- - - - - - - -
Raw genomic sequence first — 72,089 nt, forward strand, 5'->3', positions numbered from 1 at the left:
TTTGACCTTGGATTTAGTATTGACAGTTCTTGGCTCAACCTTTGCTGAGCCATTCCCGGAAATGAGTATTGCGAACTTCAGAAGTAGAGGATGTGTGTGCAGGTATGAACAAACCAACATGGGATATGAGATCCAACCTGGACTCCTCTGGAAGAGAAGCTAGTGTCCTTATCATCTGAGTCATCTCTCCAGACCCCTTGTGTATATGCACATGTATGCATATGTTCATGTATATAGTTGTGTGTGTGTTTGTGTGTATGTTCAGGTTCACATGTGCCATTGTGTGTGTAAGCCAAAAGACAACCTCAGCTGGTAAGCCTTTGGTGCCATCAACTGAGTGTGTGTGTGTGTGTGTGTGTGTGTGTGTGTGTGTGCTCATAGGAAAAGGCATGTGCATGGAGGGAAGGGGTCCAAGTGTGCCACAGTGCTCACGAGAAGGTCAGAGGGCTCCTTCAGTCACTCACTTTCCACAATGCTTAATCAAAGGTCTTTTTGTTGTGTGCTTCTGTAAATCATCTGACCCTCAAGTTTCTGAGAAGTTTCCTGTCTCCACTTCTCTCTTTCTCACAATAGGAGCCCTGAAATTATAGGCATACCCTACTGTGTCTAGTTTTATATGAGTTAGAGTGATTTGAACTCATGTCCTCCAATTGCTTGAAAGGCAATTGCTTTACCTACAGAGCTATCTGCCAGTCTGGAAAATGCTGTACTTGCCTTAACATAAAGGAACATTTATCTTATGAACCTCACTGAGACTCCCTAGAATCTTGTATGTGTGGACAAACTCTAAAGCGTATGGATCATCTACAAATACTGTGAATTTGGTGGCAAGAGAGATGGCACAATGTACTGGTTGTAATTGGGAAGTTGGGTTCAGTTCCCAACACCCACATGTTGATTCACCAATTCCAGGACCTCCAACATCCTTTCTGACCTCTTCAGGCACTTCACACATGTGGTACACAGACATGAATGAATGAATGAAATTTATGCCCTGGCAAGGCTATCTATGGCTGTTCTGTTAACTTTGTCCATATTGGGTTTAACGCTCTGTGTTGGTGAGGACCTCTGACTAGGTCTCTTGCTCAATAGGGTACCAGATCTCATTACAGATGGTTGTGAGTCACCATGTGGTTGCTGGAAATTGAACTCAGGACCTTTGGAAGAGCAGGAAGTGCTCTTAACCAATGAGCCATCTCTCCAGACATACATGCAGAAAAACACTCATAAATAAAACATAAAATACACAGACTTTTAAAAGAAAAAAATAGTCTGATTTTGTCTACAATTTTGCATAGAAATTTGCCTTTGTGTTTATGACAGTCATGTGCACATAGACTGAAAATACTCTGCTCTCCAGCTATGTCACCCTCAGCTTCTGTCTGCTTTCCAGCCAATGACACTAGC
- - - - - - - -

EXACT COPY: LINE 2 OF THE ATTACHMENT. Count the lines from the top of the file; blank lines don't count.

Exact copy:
TTTGACCTTGGATTTAGTATTGACAGTTCTTGGCTCAACCTTTGCTGAGCCATTCCCGGAAATGAGTATTGCGAACTTCAGAAGTAGAGGATGTGTGTGCAGGTATGAACAAACCAACATGGGATATGAGATCCAACCTGGACTCCTCTGGAAGAGAAGCTAGTGTCCTTATCATCTGAGTCATCTCTCCAGACCCCTTGTGTATATGCACATGTATGCATATGTTCATGTATATAGTTGTGTGTGTGTTTGTGTGTATGTTCAGGTTCACATGTGCCATTGTGTGTGTAAGCCAAAAGACAACCTCAGCTGGTAAGCCTTTGGTGCCATCAACTGAGTGTGTGTGTGTGTGTGTGTGTGTGTGTGTGTGTGTGCTCATAGGAAAAGGCATGTGCATGGAGGGAAGGGGTCCAAGTGTGCCACAGTGCTCACGAGAAGGTCAGAGGGCTCCTTCAGTCACTCACTTTCCACAATGCTTAATCAAAGGTCTTTTTGTTGTGTGCTTCTGTAAATCATCTGACCCTCAAGTTTCTGAGAAGTTTCCTGTCTCCACTTCTCTCTTTCTCACAATAGGAGCCCTGAAATTATAGGCATACCCTACTGTGTCTAGTTTTATATGAGTTAGAGTGATTTGAACTCATGTCCTCCAATTGCTTGAAAGGCAATTGCTTTACCTACAGAGCTATCTGCCAGTCTGGAAAATGCTGTACTTGCCTTAACATAAAGGAACATTTATCTTATGAACCTCACTGAGACTCCCTAGAATCTTGTATGTGTGGACAAACTCTAAAGCGTATGGATCATCTACAAATACTGTGAATTTGGTGGCAAGAGAGATGGCACAATGTACTGGTTGTAATTGGGAAGTTGGGTTCAGTTCCCAACACCCACATGTTGATTCACCAATTCCAGGACCTCCAACATCCTTTCTGACCTCTTCAGGCACTTCACACATGTGGTACACAGACATGAATGAATGAATGAAATTTATGCCCTGGCAAGGCTATCTATGGCTGTTCTGTTAACTTTGTCCATATTGGGTTTAACGCTCTGTGTTGGTGAGGACCTCTGACTAGGTCTCTTGCTCAATAGGGTACCAGATCTCATTACAGATGGTTGTGAGTCACCATGTGGTTGCTGGAAATTGAACTCAGGACCTTTGGAAGAGCAGGAAGTGCTCTTAACCAATGAGCCATCTCTCCAGACATACATGCAGAAAAACACTCATAAATAAAACATAAAATACACAGACTTTTAAAAGAAAAAAATAGTCTGATTTTGTCTACAATTTTGCATAGAAATTTGCCTTTGTGTTTATGACAGTCATGTGCACATAGACTGAAAATACTCTGCTCTCCAGCTATGTCACCCTCAGCTTCTGTCTGCTTTCCAGCCAATGACACTAGC